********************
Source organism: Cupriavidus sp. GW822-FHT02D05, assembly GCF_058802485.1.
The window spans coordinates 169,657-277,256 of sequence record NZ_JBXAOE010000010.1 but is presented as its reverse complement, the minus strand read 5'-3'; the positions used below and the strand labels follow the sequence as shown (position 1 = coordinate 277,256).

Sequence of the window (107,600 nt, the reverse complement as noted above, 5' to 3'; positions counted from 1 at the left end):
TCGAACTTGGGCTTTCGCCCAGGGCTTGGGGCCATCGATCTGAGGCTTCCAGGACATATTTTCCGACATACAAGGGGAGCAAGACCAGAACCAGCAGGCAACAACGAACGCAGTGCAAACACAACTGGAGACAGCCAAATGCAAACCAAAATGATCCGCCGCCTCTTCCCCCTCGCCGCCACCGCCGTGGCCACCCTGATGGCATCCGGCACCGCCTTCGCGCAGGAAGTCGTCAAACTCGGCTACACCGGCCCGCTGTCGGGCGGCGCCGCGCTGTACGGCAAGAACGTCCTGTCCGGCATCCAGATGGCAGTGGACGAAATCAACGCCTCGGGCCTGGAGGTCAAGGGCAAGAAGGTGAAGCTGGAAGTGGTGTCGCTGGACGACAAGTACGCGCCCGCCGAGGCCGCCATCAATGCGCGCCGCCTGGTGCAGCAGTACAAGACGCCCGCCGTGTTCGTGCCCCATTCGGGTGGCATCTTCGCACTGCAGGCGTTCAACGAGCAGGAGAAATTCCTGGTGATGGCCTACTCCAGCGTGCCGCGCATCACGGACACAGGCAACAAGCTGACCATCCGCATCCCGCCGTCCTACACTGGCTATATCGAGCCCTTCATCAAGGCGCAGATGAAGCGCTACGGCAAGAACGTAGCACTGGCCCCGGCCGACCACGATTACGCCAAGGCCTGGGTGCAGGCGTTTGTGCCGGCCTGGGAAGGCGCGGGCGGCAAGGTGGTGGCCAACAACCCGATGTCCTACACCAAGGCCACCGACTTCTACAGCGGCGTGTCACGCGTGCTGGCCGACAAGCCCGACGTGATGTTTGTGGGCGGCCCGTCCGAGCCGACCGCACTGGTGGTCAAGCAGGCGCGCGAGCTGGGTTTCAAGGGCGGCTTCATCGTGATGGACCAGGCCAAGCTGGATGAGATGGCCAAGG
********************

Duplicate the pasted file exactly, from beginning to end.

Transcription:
Source organism: Cupriavidus sp. GW822-FHT02D05, assembly GCF_058802485.1.
The window spans coordinates 169,657-277,256 of sequence record NZ_JBXAOE010000010.1 but is presented as its reverse complement, the minus strand read 5'-3'; the positions used below and the strand labels follow the sequence as shown (position 1 = coordinate 277,256).

Sequence of the window (107,600 nt, the reverse complement as noted above, 5' to 3'; positions counted from 1 at the left end):
TCGAACTTGGGCTTTCGCCCAGGGCTTGGGGCCATCGATCTGAGGCTTCCAGGACATATTTTCCGACATACAAGGGGAGCAAGACCAGAACCAGCAGGCAACAACGAACGCAGTGCAAACACAACTGGAGACAGCCAAATGCAAACCAAAATGATCCGCCGCCTCTTCCCCCTCGCCGCCACCGCCGTGGCCACCCTGATGGCATCCGGCACCGCCTTCGCGCAGGAAGTCGTCAAACTCGGCTACACCGGCCCGCTGTCGGGCGGCGCCGCGCTGTACGGCAAGAACGTCCTGTCCGGCATCCAGATGGCAGTGGACGAAATCAACGCCTCGGGCCTGGAGGTCAAGGGCAAGAAGGTGAAGCTGGAAGTGGTGTCGCTGGACGACAAGTACGCGCCCGCCGAGGCCGCCATCAATGCGCGCCGCCTGGTGCAGCAGTACAAGACGCCCGCCGTGTTCGTGCCCCATTCGGGTGGCATCTTCGCACTGCAGGCGTTCAACGAGCAGGAGAAATTCCTGGTGATGGCCTACTCCAGCGTGCCGCGCATCACGGACACAGGCAACAAGCTGACCATCCGCATCCCGCCGTCCTACACTGGCTATATCGAGCCCTTCATCAAGGCGCAGATGAAGCGCTACGGCAAGAACGTAGCACTGGCCCCGGCCGACCACGATTACGCCAAGGCCTGGGTGCAGGCGTTTGTGCCGGCCTGGGAAGGCGCGGGCGGCAAGGTGGTGGCCAACAACCCGATGTCCTACACCAAGGCCACCGACTTCTACAGCGGCGTGTCACGCGTGCTGGCCGACAAGCCCGACGTGATGTTTGTGGGCGGCCCGTCCGAGCCGACCGCACTGGTGGTCAAGCAGGCGCGCGAGCTGGGTTTCAAGGGCGGCTTCATCGTGATGGACCAGGCCAAGCTGGATGAGATGGCCAAGG